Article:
As the world focused on the light sentence Persky was inclined to give Turner, following a jury conviction, campaigns on social media that included;, Facebook, Twitter and Instagram began to expose that Persky is not alone.  

Few people know that Persky merely adopted a probation report (reportedly issued by a woman) , and in doing so did nothing legally wrong. For mothers of sons, the ruling , and the life long designation as a registered sex offender was punishment enough for Brock Turner, but for others, Persky rubberstamping the probation report was similar to his rubber stamping of custody and vocational reports in family court, where Antitrust and RICO activity appears to be alive and well. 

The Persky recall has sharply divided Santa Clara County residents. On one side, the judges and lawyers, led by La Doris Cordell, call for independence of the judiciary. On the other side, moms, dads, teachers, bankers, and others who are fed up with how courts are treating people, making the local courts more about lawyer popularity than the law. 

An independent judiciary  seems to be a farce where this year’s  election is concerned. Local judges have been lining up for their 15 mins. of fame trying to get the media spotlight. 

A recently leaked email appears to indicate judges, and corrupt insider, seeking to unseat Sheriff Laurie Smith may also be getting some help from  Sean Webby, a former reporter from the  San Jose Mercury, who now is employed as the Public Information Officer for the Santa Clara County District Attorney’s Office. 

 A flurry of negative press appears to be connected  to Jeff Rosen, through, the San Jose Mercury News, where rumors abound that . Smith has reportedly refused to play ball with Rosen in recent years. This appears to be  especially true  in high profile cases involving 49er football players, and teen suicide, where Rosen has advanced his career,  and that of his wife’s, Amber Rosen, who was recently appointed to the Santa Clara County Family Law Bench.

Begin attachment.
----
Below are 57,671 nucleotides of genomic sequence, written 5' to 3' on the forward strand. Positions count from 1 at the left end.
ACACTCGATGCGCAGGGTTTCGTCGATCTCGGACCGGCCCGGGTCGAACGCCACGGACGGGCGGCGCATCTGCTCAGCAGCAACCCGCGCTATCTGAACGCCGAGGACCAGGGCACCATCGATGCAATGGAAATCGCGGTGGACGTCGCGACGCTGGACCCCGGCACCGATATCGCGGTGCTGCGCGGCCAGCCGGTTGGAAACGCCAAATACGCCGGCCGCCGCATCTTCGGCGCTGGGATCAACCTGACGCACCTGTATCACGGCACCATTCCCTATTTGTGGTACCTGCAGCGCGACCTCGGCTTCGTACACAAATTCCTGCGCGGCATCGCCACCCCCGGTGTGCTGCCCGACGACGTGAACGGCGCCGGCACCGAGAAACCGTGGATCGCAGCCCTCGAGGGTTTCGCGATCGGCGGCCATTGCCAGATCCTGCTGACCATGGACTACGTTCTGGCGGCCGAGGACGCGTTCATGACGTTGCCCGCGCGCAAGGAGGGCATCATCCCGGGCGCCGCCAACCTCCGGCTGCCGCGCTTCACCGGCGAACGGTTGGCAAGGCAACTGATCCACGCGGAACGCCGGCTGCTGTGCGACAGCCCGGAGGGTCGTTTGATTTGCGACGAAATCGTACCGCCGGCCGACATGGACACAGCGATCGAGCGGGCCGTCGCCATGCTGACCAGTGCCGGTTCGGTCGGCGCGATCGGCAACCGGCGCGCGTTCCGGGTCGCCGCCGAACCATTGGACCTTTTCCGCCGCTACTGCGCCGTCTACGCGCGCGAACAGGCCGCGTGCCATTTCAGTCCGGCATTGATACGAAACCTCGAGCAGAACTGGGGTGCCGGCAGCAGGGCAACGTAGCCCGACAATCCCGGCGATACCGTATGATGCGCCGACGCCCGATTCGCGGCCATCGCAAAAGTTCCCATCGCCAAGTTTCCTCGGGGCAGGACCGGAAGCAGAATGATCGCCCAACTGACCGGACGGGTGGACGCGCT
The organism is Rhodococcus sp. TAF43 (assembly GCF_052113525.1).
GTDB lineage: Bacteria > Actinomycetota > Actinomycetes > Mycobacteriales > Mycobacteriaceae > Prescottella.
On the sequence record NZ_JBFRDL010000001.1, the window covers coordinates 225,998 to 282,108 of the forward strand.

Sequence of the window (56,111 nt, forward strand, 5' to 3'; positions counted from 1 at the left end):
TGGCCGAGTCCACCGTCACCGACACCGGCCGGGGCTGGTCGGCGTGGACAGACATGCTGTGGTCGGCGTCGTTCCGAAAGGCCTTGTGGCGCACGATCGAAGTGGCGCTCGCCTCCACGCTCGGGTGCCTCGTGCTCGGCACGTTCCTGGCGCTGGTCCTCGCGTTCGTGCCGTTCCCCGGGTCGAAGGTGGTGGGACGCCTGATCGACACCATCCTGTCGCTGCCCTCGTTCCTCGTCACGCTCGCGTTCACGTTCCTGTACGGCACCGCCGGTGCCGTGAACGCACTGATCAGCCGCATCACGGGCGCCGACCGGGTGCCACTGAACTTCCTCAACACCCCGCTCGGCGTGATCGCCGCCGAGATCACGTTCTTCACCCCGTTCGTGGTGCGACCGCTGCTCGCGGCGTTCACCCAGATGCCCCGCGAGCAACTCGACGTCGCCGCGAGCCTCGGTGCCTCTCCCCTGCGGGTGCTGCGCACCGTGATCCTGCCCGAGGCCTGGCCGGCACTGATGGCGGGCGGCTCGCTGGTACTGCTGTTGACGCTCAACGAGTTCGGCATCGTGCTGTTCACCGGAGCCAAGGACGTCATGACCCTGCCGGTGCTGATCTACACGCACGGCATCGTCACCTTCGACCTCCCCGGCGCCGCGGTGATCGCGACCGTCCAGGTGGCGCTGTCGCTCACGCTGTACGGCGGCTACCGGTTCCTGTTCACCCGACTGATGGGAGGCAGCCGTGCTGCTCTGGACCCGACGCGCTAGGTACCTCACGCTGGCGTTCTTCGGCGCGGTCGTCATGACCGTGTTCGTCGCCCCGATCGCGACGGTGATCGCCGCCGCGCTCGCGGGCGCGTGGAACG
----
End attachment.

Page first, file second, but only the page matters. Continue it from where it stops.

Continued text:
Persky is no doubt  part of a white male culture that has made women a commodity through local court rulings in Santa Clara County in recent years, a culture that just might not last so long if the #METOO movement has anything to say about it.  


5 Challenges Divorced Dads Must Overcome

5 Challenges Divorced Dads Must Overcome

5 Challenges Divorced Dads Must Overcome 3Divorce is a tough process for everyone, but it can be especially brutal for dads. There are a number of societal, cultural, and legal factors that seem to conspire to make life for divorced dads difficult.

The good news is there also are some upsides to the divorced dad life, but there are some obstacles to overcome first. To get to that healthy place where you can enjoy your newfound freedom and quality time with your children, it is imperative to find a divorce attorney who focuses on fathers’ rights, whom you can trust to keep yours and your children’s best interests in mind.

If you are at the beginning of the divorce process, a divorce lawyer for men can help you understand what you are up against and figure out realistic goals you want to achieve.

Here are five of the biggest challenges divorced dads must face.

System that seems predisposed against them

The frustrating and sad truth that many dads discover is that at every turn, the family court system seems to be predisposed against fathers.

The shared parenting movement has gained a lot of momentum in recent years, as more courts are recognizing the importance of fathers, but the child custody statutes throughout the United States still do a poor job of promoting the equal involvement of both parents.

There still are too many gender stereotypes that stem from the traditional nuclear families of the 1960s, where the father supported the family financially while the mother stayed home to take care of the kids. This is unfortunate because society has evolved drastically and it is no longer safe to assume that the wife is taking on the primary domestic and childrearing responsibilities.